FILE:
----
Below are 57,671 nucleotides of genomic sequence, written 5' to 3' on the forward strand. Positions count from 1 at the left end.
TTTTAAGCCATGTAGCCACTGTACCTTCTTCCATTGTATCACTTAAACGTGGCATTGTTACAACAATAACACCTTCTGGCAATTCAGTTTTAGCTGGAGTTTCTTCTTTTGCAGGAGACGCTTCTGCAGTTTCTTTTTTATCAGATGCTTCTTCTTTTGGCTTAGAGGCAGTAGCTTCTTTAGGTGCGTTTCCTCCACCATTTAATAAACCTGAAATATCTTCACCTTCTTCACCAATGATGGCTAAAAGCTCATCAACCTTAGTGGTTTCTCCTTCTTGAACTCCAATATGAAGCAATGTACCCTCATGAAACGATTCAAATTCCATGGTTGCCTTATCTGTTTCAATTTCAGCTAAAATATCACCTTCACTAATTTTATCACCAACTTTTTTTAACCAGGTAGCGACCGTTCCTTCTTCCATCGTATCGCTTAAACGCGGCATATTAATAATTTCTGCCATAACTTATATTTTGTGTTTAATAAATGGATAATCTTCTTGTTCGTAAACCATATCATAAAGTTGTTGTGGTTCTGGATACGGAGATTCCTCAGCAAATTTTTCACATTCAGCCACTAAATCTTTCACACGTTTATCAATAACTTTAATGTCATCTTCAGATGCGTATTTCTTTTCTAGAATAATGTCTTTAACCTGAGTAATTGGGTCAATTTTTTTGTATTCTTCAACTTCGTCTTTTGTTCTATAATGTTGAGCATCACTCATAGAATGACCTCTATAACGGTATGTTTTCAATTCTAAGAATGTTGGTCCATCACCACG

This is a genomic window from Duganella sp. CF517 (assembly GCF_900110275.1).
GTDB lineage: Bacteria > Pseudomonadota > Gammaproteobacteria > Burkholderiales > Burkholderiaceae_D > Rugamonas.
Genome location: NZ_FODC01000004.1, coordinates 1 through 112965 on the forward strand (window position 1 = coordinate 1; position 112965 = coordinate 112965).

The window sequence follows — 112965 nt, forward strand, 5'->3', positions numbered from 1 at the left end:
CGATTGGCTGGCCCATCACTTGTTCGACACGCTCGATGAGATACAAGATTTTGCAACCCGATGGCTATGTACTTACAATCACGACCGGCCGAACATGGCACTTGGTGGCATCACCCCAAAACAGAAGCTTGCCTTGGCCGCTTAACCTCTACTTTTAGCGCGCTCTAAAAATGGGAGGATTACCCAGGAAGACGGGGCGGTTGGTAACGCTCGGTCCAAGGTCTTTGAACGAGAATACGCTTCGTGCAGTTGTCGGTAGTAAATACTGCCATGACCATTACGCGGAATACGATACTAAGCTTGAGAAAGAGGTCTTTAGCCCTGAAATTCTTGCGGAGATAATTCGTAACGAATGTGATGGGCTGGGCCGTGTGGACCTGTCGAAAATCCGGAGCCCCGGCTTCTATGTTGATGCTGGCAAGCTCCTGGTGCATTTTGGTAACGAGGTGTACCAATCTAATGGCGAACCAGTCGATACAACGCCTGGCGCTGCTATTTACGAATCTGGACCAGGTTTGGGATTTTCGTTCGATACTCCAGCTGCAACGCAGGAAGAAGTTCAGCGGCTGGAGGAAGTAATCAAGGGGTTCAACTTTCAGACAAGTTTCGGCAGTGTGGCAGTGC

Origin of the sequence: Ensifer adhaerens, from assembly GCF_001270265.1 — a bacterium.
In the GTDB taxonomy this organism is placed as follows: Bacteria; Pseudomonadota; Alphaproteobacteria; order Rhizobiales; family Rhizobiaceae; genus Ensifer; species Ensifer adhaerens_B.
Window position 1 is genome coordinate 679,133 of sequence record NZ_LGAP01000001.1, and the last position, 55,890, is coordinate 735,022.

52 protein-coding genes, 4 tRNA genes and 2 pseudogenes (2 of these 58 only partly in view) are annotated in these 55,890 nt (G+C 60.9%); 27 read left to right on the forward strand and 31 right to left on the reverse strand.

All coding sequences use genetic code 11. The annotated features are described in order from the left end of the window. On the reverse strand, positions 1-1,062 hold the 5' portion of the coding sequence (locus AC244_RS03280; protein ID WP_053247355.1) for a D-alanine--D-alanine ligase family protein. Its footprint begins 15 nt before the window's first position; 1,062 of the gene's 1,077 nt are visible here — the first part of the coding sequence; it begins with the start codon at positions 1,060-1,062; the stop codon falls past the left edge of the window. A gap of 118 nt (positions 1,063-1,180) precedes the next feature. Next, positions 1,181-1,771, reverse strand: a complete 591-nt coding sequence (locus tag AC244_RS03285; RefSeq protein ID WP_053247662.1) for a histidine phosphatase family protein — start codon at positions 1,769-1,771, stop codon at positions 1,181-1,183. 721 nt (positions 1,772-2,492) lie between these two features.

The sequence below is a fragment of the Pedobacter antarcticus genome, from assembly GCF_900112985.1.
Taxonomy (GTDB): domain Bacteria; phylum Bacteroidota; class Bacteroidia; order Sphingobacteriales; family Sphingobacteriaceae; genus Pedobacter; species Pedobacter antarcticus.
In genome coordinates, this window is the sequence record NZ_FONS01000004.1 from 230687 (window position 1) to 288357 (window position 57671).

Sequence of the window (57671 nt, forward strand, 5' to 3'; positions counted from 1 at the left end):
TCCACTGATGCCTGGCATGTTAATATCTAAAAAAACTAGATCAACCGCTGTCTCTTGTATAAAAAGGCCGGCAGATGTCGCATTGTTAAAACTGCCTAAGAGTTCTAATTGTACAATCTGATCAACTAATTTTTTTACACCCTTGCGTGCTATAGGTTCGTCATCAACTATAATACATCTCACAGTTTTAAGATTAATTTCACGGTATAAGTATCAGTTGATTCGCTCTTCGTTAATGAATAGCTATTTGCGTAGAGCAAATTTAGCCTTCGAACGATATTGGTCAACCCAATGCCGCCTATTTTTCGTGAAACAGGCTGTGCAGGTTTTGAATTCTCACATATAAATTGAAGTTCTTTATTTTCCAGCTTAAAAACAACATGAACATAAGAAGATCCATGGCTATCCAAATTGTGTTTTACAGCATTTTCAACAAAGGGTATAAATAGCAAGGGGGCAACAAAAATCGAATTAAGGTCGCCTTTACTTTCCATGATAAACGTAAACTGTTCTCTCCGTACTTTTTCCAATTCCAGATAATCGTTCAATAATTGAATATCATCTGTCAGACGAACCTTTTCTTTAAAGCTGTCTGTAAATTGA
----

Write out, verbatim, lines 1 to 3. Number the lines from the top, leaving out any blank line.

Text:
Below are 57,671 nucleotides of genomic sequence, written 5' to 3' on the forward strand. Positions count from 1 at the left end.
TTTTAAGCCATGTAGCCACTGTACCTTCTTCCATTGTATCACTTAAACGTGGCATTGTTACAACAATAACACCTTCTGGCAATTCAGTTTTAGCTGGAGTTTCTTCTTTTGCAGGAGACGCTTCTGCAGTTTCTTTTTTATCAGATGCTTCTTCTTTTGGCTTAGAGGCAGTAGCTTCTTTAGGTGCGTTTCCTCCACCATTTAATAAACCTGAAATATCTTCACCTTCTTCACCAATGATGGCTAAAAGCTCATCAACCTTAGTGGTTTCTCCTTCTTGAACTCCAATATGAAGCAATGTACCCTCATGAAACGATTCAAATTCCATGGTTGCCTTATCTGTTTCAATTTCAGCTAAAATATCACCTTCACTAATTTTATCACCAACTTTTTTTAACCAGGTAGCGACCGTTCCTTCTTCCATCGTATCGCTTAAACGCGGCATATTAATAATTTCTGCCATAACTTATATTTTGTGTTTAATAAATGGATAATCTTCTTGTTCGTAAACCATATCATAAAGTTGTTGTGGTTCTGGATACGGAGATTCCTCAGCAAATTTTTCACATTCAGCCACTAAATCTTTCACACGTTTATCAATAACTTTAATGTCATCTTCAGATGCGTATTTCTTTTCTAGAATAATGTCTTTAACCTGAGTAATTGGGTCAATTTTTTTGTATTCTTCAACTTCGTCTTTTGTTCTATAATGTTGAGCATCACTCATAGAATGACCTCTATAACGGTATGTTTTCAATTCTAAGAATGTTGGTCCATCACCACG

This is a genomic window from Duganella sp. CF517 (assembly GCF_900110275.1).